That's like claiming a Ford Model A pickup can be driven as hard and at the same speeds with the same loads as a 2014 Ford F-150. People in this "all engines are created equal" camp don't know much about engines in my opinion, and I would never act on their opinions or recommendations.

Instead, I would seek out people who truly know the engine in question and learn from them. Which is what we did in the case of the Ford Dorset/FL120. What I have been writing about the FL120 is simply parroting what we've been told by people with an intimate knowledge of these engines, particularly people we've become acquainted with in the UK.

This is the only diesel used in marine service we have done this for as it's the engine in our boat. I have no clue about the good, bad, or indifferent qualities of any other type of marine diesel.

Marin,
I know from my ships two machines; Mercedes Benz OM 314 in my Sailyacht and now in my Trawler 2X Ford Lehmann. Both "old" engine models. These engines keep in good service for 100 years. "Modern" Light Truck engines are no longer being built today in the same quality never , never more.
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Old 09-01-2014, 03:31 PM   #14
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Marin it matters not how old an engine is. It will be able to do what it did when new if it's in good condition. What are you talking about? Do the cylinders become weak w age and warp? Do the valves bend w age? Nonsense!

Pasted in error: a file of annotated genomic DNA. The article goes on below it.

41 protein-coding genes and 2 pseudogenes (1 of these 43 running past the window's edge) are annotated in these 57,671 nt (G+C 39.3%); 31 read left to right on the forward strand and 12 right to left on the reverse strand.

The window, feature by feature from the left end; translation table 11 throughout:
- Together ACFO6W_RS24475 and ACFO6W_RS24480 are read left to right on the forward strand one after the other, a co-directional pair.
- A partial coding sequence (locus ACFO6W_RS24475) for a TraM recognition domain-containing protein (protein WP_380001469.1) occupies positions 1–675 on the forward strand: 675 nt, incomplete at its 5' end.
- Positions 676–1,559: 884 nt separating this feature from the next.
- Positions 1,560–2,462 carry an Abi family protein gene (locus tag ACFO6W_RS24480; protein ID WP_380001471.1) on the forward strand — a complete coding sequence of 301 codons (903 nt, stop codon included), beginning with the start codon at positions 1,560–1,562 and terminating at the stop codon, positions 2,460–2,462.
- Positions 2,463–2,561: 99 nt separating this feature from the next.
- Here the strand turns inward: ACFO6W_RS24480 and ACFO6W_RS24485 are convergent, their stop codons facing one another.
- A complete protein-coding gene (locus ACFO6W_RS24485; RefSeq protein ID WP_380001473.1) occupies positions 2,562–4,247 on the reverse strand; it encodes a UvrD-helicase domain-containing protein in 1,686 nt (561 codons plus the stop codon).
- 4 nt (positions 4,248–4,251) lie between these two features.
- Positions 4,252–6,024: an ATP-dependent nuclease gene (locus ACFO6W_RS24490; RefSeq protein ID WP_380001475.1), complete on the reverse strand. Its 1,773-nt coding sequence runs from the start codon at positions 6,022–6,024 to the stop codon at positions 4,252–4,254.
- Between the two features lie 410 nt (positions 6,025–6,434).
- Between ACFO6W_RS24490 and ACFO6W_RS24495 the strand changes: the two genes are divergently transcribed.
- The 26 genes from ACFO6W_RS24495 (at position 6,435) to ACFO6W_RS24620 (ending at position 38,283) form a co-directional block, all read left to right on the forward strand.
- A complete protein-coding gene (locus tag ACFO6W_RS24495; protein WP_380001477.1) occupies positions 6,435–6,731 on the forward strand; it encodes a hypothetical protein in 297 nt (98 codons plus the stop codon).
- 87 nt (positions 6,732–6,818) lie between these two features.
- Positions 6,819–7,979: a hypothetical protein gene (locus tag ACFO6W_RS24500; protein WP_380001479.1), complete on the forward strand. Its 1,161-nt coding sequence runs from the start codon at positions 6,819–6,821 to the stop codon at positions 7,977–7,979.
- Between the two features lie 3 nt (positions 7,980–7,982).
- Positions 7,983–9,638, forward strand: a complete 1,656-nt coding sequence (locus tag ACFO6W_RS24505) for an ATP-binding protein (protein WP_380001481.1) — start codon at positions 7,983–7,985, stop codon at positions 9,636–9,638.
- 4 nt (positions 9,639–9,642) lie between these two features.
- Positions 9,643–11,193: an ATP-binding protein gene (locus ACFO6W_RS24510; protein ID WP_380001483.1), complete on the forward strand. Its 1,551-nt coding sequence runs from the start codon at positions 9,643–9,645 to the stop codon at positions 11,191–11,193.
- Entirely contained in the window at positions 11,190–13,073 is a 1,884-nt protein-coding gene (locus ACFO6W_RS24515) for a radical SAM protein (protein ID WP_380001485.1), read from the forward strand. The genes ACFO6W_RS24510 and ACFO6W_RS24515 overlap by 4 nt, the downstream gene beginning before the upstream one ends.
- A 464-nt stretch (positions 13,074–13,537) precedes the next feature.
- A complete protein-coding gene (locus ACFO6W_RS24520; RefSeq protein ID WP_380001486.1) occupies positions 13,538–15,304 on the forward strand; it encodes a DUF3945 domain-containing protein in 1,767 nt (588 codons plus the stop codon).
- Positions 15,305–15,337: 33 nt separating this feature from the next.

But you're right. A 1960 Ford truck engine should not be able to match the abilities of a 2014 Cummins.

Engines aren't like old cows or people that get weaker as the years go by. And if there's something wrong w them just fix it and it will be able to run like new.
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Old 09-01-2014, 03:39 PM   #15
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Except for emergencies there are three reasons to run pleasure rated engines at WOT for a minute or so. Test engine, hull and running gear, test the cooling system, spend money and be stupid.

How may would be happy to have their car tested at wot for 15 minutes? what would it prove?
Wifey B: I'd love to drive my car at high speed sometime. Maybe like the Bonneville Flats. Heck, I've never done more than half it's max.

But now some of us do like speed. Partly where we come from. Come from sailboats, you're not so speed picky. But we came from 55 knots on the lake, cruising at 40. While I was at the helm this morning I only opened up for 3 minutes. Then back to 1500 rpm or so, but ran at every speed from slow poke to what you call "stupid."

But on a trawler main reasons would be test. I mean that's how we use to realize it was tune up time. Once was fishing net around port prop. No vibration or anything but couldn't turn max rpm so took it in and fixed (by removing net but we didn't know that yet) before more problems
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Old 09-01-2014, 03:48 PM   #16
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Marin,
"Modern" Light Truck engines are no longer being built today in the same quality never , never more.